Yehuda Amital

Yehuda Amital (Hebrew: יהודה עמיטל, born Yehuda Klein; 31 October 1924 – 9 July 2010) was an Orthodox rabbi, the Rosh Yeshiva of Yeshivat Har Etzion, and a former member of the Israeli cabinet.

Yehuda Amital
Rav yehuda amital portrait.JPG
Ministerial roles
1995–1996Minister without Portfolio
Personal details
Born(1924-10-31)31 October 1924
Oradea, Romania
Died9 July 2010(2010-07-09) (aged 85)
Jerusalem, Israel
Political partyMeimad

The concept of a Hesder Yeshiva is attributed to Amital. After writing an essay about the religious and moral aspects of military service, he envisaged a program for combining army service and Torah study.[1]

In 1991, the Hesder Yeshiva program was awarded the Israel Prize for its special contribution to society and the State of Israel.[2]


Yehuda Klein (later Amital) was born in Oradea, Romania, son of Yekutiel Ze'ev and Devora. After four years of secular primary education, he began religious studies with Rabbi Chaim Yehuda Levi.[3] When Germany occupied the area in 1944, the Nazis sent his entire family to Auschwitz where they were killed. Amital was sent to a labor camp, thus surviving the Holocaust. He remained in the labor camp for eight months, and was liberated on October 4, 1944, by the Soviet Army.[4] After his liberation, he made his way to Bucharest, from where he travelled to Palestine, arriving on December 11, 1944.[5]

After a short stay at the Atlit detainee camp, he made his way to Jerusalem, where he studied at Hebron Yeshiva, receiving semicha from Rabbi Isser Zalman Meltzer. He also learned with Rabbi Yaakov Moshe Charlap, a student of Rabbi Avraham Yitzchak Kook.[6] Around this time, he joined the Haganah.

After learning at Hebron, he moved to Pardes Hanna in order to learn at Kletzk Yeshiva. While learning at the yeshiva, he married Miriam, the daughter of the Rosh Yeshiva, Rabbi Zvi Yehuda Meltzer, and the granddaughter of Rabbi Isser Zalman Meltzer.[7] When the yeshiva relocated to Rehovot, Amital followed, settling in Rehovot until he moved to Jerusalem in the 1960s.

The day after the Declaration of Independence, Amital's unit was mobilized in the 1948 Arab–Israeli War.[8] He took part in battles of Latrun and the western Galilee. After the war, Amital became a rabbinic secretary in the Beth Din of Rehovot, and, two years later, he became an instructor at Yeshivat HaDarom, where he helped formulate the idea of a Hesder Yeshiva.

After the Six-Day War, he became the founding Rosh Yeshiva of Yeshivat Har Etzion, which he headed for 40 years.

Amital died on July 9 (27 Tammuz), 2010, and was laid to rest in the Har HaMenuchot cemetery in Jerusalem, where thousands attended his funeral.[9]

Political careerEdit

In 1988, Amital founded the left-leaning religious Meimad movement, and was elected as its chairman after it became a political party.[10] After the assassination of Prime Minister Yitzhak Rabin in November 1995, he served as a minister without portfolio in the government of Shimon Peres, despite not being a Knesset member.[11]

Educational careerEdit

After the Six-Day War, he founded Yeshivat Har Etzion, a Hesder Yeshiva in Gush Etzion. The yeshiva opened in Kfar Etzion in 1968 with 30 students. After two years, the institution moved to its current location in Alon Shvut. In 1971, Amital asked Aharon Lichtenstein to join him as Rosh Yeshiva.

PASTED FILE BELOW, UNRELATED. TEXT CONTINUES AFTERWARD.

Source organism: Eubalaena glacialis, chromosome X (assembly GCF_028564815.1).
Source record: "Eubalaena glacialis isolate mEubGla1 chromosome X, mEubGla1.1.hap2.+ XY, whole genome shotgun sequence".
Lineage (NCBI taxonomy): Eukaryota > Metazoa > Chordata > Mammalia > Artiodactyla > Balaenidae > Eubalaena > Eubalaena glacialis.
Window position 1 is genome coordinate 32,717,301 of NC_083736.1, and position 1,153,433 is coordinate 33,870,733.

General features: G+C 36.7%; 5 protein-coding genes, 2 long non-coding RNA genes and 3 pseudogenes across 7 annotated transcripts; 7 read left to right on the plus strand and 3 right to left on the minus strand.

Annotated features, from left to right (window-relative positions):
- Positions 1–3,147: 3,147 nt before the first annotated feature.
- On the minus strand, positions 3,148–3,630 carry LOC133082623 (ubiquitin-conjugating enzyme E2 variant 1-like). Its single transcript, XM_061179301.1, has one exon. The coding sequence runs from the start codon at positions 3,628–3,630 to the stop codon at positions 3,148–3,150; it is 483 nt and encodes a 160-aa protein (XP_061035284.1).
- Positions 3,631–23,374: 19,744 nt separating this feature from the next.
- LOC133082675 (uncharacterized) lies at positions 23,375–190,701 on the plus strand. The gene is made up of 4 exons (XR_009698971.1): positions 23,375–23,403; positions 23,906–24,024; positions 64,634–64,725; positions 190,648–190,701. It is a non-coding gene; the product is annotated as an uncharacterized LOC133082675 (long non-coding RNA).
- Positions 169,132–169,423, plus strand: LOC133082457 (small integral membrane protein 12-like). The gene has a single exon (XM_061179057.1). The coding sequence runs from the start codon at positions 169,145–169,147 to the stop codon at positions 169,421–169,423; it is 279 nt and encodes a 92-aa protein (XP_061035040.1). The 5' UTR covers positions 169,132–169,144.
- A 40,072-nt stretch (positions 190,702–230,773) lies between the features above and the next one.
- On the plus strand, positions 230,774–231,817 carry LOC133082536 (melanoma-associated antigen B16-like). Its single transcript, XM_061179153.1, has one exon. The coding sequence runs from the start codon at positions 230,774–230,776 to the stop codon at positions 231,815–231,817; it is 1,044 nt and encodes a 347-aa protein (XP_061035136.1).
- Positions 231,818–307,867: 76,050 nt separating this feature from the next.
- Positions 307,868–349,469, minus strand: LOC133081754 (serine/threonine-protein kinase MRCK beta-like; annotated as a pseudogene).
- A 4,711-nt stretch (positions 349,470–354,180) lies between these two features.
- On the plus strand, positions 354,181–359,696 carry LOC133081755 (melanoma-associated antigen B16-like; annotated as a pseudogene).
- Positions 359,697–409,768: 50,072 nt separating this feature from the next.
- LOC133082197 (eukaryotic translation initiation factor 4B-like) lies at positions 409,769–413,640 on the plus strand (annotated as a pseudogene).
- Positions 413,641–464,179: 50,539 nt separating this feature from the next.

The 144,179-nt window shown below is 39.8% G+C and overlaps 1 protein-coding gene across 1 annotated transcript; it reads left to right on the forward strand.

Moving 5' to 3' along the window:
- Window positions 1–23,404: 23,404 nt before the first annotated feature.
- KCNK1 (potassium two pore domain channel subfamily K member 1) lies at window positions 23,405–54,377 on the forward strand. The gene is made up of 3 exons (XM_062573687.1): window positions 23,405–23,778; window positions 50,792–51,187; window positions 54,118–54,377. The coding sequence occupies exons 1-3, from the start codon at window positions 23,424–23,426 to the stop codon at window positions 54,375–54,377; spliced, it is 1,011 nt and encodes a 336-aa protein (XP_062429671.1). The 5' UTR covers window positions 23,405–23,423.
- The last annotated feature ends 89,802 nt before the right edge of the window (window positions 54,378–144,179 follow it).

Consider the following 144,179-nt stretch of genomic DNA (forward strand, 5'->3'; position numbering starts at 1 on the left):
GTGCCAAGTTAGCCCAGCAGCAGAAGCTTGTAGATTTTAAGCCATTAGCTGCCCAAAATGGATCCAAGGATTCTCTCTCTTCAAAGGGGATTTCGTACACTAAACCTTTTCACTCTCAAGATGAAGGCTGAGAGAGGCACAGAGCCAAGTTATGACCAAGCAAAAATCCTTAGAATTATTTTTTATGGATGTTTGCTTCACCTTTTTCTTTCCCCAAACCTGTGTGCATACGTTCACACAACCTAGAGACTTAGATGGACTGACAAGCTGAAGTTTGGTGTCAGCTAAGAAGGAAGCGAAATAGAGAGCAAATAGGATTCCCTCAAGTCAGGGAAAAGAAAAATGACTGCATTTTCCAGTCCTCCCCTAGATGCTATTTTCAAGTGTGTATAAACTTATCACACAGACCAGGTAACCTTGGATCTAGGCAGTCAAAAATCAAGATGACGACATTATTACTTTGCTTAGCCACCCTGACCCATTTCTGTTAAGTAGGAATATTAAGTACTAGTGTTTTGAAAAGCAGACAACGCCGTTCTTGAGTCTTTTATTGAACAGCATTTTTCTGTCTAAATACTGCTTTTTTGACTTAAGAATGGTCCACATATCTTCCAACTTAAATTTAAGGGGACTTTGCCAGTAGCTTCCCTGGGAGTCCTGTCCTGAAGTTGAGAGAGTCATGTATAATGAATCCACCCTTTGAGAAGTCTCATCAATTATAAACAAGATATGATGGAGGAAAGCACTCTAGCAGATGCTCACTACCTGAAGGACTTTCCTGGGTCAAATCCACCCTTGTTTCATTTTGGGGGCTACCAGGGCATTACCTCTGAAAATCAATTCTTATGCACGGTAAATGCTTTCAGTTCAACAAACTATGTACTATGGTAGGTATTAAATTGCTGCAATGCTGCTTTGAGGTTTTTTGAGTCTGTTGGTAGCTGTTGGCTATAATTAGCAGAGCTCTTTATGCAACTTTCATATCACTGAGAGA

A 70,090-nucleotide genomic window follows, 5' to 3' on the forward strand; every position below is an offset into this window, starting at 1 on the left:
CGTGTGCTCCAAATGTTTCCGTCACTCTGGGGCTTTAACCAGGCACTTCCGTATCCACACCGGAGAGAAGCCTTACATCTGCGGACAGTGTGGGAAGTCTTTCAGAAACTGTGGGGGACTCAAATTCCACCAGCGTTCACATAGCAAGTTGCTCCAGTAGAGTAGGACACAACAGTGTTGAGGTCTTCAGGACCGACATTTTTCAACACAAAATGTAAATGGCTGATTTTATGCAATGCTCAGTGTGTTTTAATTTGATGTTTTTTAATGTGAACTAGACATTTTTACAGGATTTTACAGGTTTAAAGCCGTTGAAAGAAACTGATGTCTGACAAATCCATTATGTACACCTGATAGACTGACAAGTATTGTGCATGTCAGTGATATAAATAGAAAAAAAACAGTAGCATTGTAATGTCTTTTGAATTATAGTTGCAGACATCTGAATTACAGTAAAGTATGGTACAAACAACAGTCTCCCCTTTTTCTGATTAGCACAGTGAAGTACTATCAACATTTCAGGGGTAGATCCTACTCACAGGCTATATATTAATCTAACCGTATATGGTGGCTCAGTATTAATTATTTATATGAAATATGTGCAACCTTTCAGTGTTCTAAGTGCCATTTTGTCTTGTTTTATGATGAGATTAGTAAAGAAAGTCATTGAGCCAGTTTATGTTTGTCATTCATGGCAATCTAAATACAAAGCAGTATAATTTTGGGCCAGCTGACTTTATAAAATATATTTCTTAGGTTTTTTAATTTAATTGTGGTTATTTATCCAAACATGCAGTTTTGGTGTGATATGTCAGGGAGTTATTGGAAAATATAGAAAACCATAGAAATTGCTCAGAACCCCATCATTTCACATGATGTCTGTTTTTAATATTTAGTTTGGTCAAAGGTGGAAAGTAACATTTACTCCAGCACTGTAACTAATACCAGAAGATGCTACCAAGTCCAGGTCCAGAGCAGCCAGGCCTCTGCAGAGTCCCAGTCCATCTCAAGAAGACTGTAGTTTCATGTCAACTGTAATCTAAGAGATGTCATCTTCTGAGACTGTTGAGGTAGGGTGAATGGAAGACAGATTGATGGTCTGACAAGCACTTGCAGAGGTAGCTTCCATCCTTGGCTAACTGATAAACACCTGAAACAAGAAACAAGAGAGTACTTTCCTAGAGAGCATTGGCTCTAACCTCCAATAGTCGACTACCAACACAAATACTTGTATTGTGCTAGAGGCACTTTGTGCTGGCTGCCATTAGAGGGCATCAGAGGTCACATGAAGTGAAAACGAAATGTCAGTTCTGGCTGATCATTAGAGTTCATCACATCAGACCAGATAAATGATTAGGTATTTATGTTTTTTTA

At the age of 80, Amital asked the management of Yeshivat Har Etzion to select his successors. The yeshiva chose Rabbis Yaakov Medan and Baruch Gigi.[12] On January 4, 2006, Medan and Gigi were officially invested as co-roshei yeshiva, alongside Amital and Aharon Lichtenstein.[13]

On September 25, 2008, Amital officially announced his retirement, to take effect on the last day of the Jewish month of Tishrei, in the year 5769 (October 28, 2008). He also announced that Mosheh Lichtenstein, the son of Aharon Lichtenstein, would assume the position as the fourth Rosh Yeshiva on that same day.

Amital continued to be a prominent public figure in Israel, with a broad impact on matters of religious and national concern. His students and disciples are leading figures in many walks of life. He had developed an educational philosophy which combines deep faithfulness to tradition and ethical responsibility to society at large with commitment to the moral and spiritual flourishing of each individual.

Published worksEdit

  • Jewish Values in a Changing World ISBN 0-88125-881-4
  • Commitment and Complexity: Jewish Wisdom in an Age of Upheaval ISBN 1-60280-030-8
  • When God is Near: On the High Holidays ISBN 9781592644377
  • A World Built, Destroyed and Rebuilt, Rabbi Yehudah Amital's Confrontation with the Memory of the Holocaust ISBN 0-88125-864-4
  • By Faith Alone: The Story of Rabbi Yehuda Amital ISBN 1-59264-192-X
  • והארץ נתן לבני אדם - A Hashkafic book based on Sichot he gave at Yeshivat Har Etzion, Tevunot Publishing, 2004.


  1. ^ This Day in Jewish History / A yeshiva head and settler who had a change of heart is born
  2. ^ "Israel Prize Official Site - Recipients in 1991 (in Hebrew)". Archived from the original on 2012-03-07.
  3. ^ This Day in Jewish History / A yeshiva head and settler who had a change of heart is born
  4. ^ BeEmunato, p. 98
  5. ^ BeEmunato, p. 100
  6. ^ BeEmunato, pp. 102-107
  7. ^ BeEmunato, pp. 108-112, 116-117
  8. ^ BeEmunato p. 120
  9. ^ Jonah Mandel; Daniel Clinton. "Rabbi Yehuda Amital dies at 85 in J'lem". The Jerusalem Post. Archived from the original on June 30, 2009. Retrieved July 9, 2010.
  10. ^ BeEmunato, pp. 184-185
  11. ^ BeEmunato, p. 224
  12. ^ BeEmunato, pp. 262-263
  13. ^ BeEmunato, p. 265

External linksEdit